Click the Off-center Positioning icon.
    Click the slider to activate it.
    If your machine does not have this feature, when you load the design you may need to manually move the design location using the machine's multi-function buttons. Use the printed templates to help you determine location.
  1. Load the first part of your embroidery design onto your machine.
    Select the embroidery menu tab (the needle icon at the bottom right of the screen), follow the instructions, and load the hoop when prompted.
    Press the green button to start embroidery.
  1. Once the embroidery is finished, the machine will ask you to change the thread color to sew the placement x's.
    You don't have to change thread, but a contrasting color to your fabric can help.
    Start embroidering the x's when you are ready.
  1. When finished, remove the hoop from the machine and unroll the fabric.
  1. Place the template on your embroidery and match the markers.
  1. Also using the hoop template, hoop your fabric.
  1. Load the second part of your embroidery design onto your machine.
    Select the embroidery menu tab (the needle icon at the bottom right of the screen), follow the instructions, and load the hoop when prompted.
  1. Confirm the location of the embroidery design with Pin-point Placement.
    Return to the Edit menu.
    Open the information box.
    Choose the Locate Placement icon.
    Select the Free Pinpoint positioning icon.
    On the screen, tap one of the placement markers.
    Zoom in to see better.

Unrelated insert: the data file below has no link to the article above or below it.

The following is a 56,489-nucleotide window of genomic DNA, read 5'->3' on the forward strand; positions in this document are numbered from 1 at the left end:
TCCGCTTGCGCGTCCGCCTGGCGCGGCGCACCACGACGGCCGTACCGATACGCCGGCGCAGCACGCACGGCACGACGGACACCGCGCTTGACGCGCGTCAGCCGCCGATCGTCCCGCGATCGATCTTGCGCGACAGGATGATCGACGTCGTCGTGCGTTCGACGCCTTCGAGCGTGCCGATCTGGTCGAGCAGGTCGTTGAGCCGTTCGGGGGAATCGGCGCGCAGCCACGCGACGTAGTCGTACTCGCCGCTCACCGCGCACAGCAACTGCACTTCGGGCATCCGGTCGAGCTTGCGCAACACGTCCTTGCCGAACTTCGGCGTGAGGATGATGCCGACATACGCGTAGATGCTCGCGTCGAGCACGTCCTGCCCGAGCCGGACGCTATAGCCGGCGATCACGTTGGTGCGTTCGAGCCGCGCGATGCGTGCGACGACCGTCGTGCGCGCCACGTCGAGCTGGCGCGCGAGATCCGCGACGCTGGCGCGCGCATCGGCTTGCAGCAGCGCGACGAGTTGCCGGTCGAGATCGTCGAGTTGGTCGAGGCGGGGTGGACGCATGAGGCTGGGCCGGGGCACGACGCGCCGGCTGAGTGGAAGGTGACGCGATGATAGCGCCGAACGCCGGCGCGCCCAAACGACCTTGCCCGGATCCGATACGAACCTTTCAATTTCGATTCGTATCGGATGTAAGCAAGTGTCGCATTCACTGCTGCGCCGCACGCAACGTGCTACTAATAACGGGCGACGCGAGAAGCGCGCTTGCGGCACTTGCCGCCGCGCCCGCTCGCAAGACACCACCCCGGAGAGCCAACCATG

Touch the center of the x.
    Use the machine's multifunction buttons to move the needle to the center of the respective sewn marker.
    Turn the handwheel to lower the needle to check placement and adjust if necessary.
    Select the Set button when you are satisfied with the placement.
    Zoom out.
    Repeat steps for the other placement marker.
    1. Return to the Embroidery menu.

    I received this message which meant that part of my design was not in the embroidery area of ​​the hoop. I looked closer and realized it was just one of the placement markers.
    If part of the design itself was not in the embroidery area, I would have re-hooked and redone the precise placement. Instead, I decided to ignore the message and proceed with the embroidery since sewing the second set of markers is not too important since I had confirmed the placement with the precise stitch placement technique. This is also why on the screen there is a red line around the hoop while I am embroidering.

    1. The machine will want to sew the second set of placement markers before the pattern to allow you to confirm placement.
      If placement is correct, the x will be sewn directly above the previous placement marker.
    1. Once the markers are sewn, move on to embroidering the design.
    1. Remove the fabric from the hoop and press it. Tear off the placement markers and the embroidered textile is ready to use in your project.I placed my outer wallet pattern piece on top and used that as a template to cut out.
      The embroidered design does not extend into the seam allowance to reduce bulk. This is an intentional feature that I applied when creating the design in Bernina Embroidery Software 9.


  • Recommended fabric for outdoors: quilted cotton, linen, canvas, light denim, leather/light vinyl
  • Recommended fabric for interior: a thin but durable fabric such as Quilting Cotton or Cotton Lawn
  • Here are all the downloads again:
    Free Portfolio Template
    Portfolio Exterior Variation Model and Tutorial: Portfolio Exterior Variation
    Create your own wallet embroidery design tutorial: Create your own embroidered textile
    Free Embroidery Designs: Wallet Embroidery Designs by Hannah-Rose Smith.
    How to print templates of an embroidery design
  • Please keep in mind that because the embroidery designs provided are relatively simple for the multi-hoop, I was able to easily use the Auto Hoop tool when digitizing. They are also relatively simple to embroider with the multi-hooping technique. Of course, the more delicate the shape and the larger the size of the embroidery design, the more difficult multi-hooping can be. This blog post is just an introduction to Multi-Hooping.

I’d love to see what you make, feel free to share with me!


Free Sewing Instructions: Embroidered Wallet